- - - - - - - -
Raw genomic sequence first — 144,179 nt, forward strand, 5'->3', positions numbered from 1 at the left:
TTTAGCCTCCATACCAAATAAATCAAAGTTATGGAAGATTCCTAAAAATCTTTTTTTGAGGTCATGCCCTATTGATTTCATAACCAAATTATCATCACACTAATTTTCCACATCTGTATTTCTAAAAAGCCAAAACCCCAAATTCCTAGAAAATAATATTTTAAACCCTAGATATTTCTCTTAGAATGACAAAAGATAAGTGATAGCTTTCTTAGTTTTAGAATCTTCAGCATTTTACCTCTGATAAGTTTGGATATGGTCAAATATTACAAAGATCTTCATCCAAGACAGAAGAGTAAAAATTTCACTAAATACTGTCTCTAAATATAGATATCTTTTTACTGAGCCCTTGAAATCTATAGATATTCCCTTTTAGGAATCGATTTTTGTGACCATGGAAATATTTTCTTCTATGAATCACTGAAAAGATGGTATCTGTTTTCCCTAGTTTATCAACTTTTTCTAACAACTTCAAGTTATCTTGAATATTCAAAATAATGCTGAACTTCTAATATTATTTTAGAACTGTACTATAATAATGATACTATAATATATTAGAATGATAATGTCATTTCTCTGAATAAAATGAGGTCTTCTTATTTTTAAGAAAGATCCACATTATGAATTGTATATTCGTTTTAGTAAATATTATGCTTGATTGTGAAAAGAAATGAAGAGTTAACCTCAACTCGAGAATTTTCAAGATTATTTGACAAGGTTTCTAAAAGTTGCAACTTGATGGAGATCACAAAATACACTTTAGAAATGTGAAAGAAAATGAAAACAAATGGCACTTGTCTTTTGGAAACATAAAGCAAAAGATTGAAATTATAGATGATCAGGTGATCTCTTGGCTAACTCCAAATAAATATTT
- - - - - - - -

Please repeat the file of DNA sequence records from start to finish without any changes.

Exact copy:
Raw genomic sequence first — 144,179 nt, forward strand, 5'->3', positions numbered from 1 at the left:
TTTAGCCTCCATACCAAATAAATCAAAGTTATGGAAGATTCCTAAAAATCTTTTTTTGAGGTCATGCCCTATTGATTTCATAACCAAATTATCATCACACTAATTTTCCACATCTGTATTTCTAAAAAGCCAAAACCCCAAATTCCTAGAAAATAATATTTTAAACCCTAGATATTTCTCTTAGAATGACAAAAGATAAGTGATAGCTTTCTTAGTTTTAGAATCTTCAGCATTTTACCTCTGATAAGTTTGGATATGGTCAAATATTACAAAGATCTTCATCCAAGACAGAAGAGTAAAAATTTCACTAAATACTGTCTCTAAATATAGATATCTTTTTACTGAGCCCTTGAAATCTATAGATATTCCCTTTTAGGAATCGATTTTTGTGACCATGGAAATATTTTCTTCTATGAATCACTGAAAAGATGGTATCTGTTTTCCCTAGTTTATCAACTTTTTCTAACAACTTCAAGTTATCTTGAATATTCAAAATAATGCTGAACTTCTAATATTATTTTAGAACTGTACTATAATAATGATACTATAATATATTAGAATGATAATGTCATTTCTCTGAATAAAATGAGGTCTTCTTATTTTTAAGAAAGATCCACATTATGAATTGTATATTCGTTTTAGTAAATATTATGCTTGATTGTGAAAAGAAATGAAGAGTTAACCTCAACTCGAGAATTTTCAAGATTATTTGACAAGGTTTCTAAAAGTTGCAACTTGATGGAGATCACAAAATACACTTTAGAAATGTGAAAGAAAATGAAAACAAATGGCACTTGTCTTTTGGAAACATAAAGCAAAAGATTGAAATTATAGATGATCAGGTGATCTCTTGGCTAACTCCAAATAAATATTT